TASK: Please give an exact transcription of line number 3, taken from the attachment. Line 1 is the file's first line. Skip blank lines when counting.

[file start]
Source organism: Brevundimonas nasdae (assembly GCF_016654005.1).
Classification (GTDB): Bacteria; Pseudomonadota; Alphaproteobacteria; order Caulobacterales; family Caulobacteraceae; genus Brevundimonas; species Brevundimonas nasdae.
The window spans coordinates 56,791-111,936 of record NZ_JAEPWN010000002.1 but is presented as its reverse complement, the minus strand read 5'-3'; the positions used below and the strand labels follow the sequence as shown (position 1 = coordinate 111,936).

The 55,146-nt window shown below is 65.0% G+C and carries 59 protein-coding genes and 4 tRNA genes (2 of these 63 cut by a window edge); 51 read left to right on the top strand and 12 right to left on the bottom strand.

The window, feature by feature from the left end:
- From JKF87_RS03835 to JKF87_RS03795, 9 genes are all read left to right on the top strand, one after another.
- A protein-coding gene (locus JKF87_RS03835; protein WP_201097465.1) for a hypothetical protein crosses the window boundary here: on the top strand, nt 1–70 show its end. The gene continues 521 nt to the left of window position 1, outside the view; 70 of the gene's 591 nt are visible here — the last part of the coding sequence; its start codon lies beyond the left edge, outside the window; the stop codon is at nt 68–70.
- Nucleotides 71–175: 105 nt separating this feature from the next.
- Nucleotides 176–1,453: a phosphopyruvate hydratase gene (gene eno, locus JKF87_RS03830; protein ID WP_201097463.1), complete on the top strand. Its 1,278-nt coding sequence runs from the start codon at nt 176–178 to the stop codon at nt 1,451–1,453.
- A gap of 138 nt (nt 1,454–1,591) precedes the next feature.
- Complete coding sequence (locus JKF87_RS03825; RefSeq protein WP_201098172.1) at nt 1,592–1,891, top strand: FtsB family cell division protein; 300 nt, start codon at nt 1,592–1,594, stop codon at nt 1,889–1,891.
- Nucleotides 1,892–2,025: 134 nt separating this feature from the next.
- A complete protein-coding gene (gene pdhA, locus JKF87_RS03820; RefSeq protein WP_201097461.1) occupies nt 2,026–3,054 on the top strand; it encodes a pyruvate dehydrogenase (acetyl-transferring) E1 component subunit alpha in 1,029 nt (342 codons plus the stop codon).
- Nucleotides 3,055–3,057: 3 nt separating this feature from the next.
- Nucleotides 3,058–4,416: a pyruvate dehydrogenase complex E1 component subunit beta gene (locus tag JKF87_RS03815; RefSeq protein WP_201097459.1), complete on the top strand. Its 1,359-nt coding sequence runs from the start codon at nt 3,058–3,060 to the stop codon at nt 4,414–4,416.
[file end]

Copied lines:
The window spans coordinates 56,791-111,936 of record NZ_JAEPWN010000002.1 but is presented as its reverse complement, the minus strand read 5'-3'; the positions used below and the strand labels follow the sequence as shown (position 1 = coordinate 111,936).